The fact that Earth's climate is changing is something we’ve known for thousands of years. In fact, the Earth's climate has always been naturally changing since the planet formed some 4.5 billion years ago. For decades now, we have also known that Earth’s climate is also changing due to human activity — with a large portion of our daily activity being behind that change.
Forty years ago, a group of renowned scientists anticipated the recent changing trend in our planet’s climate record. Using the increasing concentration values of gases such as carbon dioxide, they were able to come up with a fairly close approximation of what our climate would be like today.
(Photo: Jule Charney, Source: MIT Museum/Wikipedia)
The report was presented on July 1979 at the Woods Hole Oceanographic Institution in Massachusetts and is known as the Charney Report in honour of one of the scientists who led the research, Jule Charney. The first session on carbon dioxide and climate, which brought the group together, had the main objective of exhaustively evaluating all of the research that had been carried out on global climate change related to carbon dioxide. The final report would become a starting point for a myriad of research projects relating to changing greenhouse gas concentrations and climate change during the following years.
In the 19th century, long before the Charney report, other publications demonstrated the role of carbon dioxide as an important greenhouse gas. By the mid-20th century, studying the effects of burning fossil fuels had on the global temperature of the planet had picked up traction among the scientific community.
In 1972, John Sawyer, a scientist at the UKMO (United Kingdom Meteorological Office), published an article in the journal Nature, in which he predicted global warming would reach 0.6°C by the end of the century.
(Chart: Global temperatures from 1975 – 2010. Source: NASA)
At the time, Sawyer's predictions contradicted other temperature observations being collected from around the world. At the time, various temperature records showed a cooling trend across much of the planet. There was also a powerful media movement speculating that Earth was heading towards a new glacial period.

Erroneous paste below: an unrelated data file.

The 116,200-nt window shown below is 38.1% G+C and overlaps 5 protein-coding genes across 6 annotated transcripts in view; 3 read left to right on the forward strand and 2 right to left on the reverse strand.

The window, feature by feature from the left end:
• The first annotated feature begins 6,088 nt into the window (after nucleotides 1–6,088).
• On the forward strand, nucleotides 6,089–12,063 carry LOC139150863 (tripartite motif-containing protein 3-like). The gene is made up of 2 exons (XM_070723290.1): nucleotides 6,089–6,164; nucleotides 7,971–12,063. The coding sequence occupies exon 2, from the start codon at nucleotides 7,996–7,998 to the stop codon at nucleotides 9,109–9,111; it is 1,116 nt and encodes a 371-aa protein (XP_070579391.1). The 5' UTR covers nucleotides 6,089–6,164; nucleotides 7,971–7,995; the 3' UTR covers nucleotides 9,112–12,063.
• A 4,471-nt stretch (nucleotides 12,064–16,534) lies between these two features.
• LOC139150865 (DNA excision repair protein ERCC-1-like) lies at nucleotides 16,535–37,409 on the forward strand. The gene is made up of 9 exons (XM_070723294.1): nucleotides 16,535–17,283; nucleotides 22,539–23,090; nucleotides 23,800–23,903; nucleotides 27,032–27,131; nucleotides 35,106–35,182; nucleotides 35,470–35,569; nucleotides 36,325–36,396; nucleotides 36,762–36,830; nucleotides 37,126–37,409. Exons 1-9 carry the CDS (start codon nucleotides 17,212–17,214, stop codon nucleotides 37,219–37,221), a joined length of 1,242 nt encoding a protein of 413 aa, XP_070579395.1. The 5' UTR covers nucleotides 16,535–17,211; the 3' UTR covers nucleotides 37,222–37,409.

The Charney Report would see light just a few years after the first global warming publication. In the report, ten prestigious climate experts, with the help of a dozen researchers from around the world, would explain everything they had learned about the effect of increasing concentrations of atmospheric carbon dioxide would have on Earth's climate. Along with their concluding remarks, they also included a list of uncertainties mostly dealing with the timing and magnitude of the predictions made.
Over the years, the Charney Report would become a clear example of how to conduct rigorous science. First examining the physics and chemistry behind the phenomena studied, then presenting a hypothesis of the problem and, finally, based on their scientific knowledge, making predictions.
Some of the highlights presented in the report include predictions of increased carbon dioxide (CO2), and global temperature over time. The predicted temperature anomaly values indicated that global warming in the range of 1.5 to 4.5°C would occur under a doubling CO2 scenario.
What makes the Charney Report so special is that the authors did not summarize their science without using critical sense. They gave it a 360-degree turn, and acted skeptically, trying to find factors that could invalidate their conclusions.
In the report, Charney and his group concluded:
“We have tried but have been unable to find any overlooked or underestimated physical effects that could reduce the currently estimated global warmings due to a doubling of atmospheric CO₂ to negligible proportions or to reverse them altogether.”
(Satellite image of Earth's atmosphere courtesy of NASA)
Over the last 40 years, as the world has been warming up at a rate similar to what Charney and his colleagues anticipated, the science of climate change has evolved tremendously. Numerical models have reached sophisticated levels, and now include essential dynamic equations of the climate-system that were not even thought of back in 1979. But despite the advances in numerical weather and climate prediction, and all the extra data sources available today, we still have a long way to go before we catch up with our rapidly changing climate.
Today, the degree of uncertainty of how much warming Earth will experience depends greatly on the type of carbon dioxide scenario we end up living with.
A very conservative scenario will most likely keep global warming by the end of the century at or below the 2°C mark. However, if greenhouse gas emissions continue to escalate at the current rate, we could be facing a global temperature increase of 3 to 4°C, well above what Charney and his team originally predicted.
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Thumbnail image source: Chase Dekker Wild-Life Images via Getty Images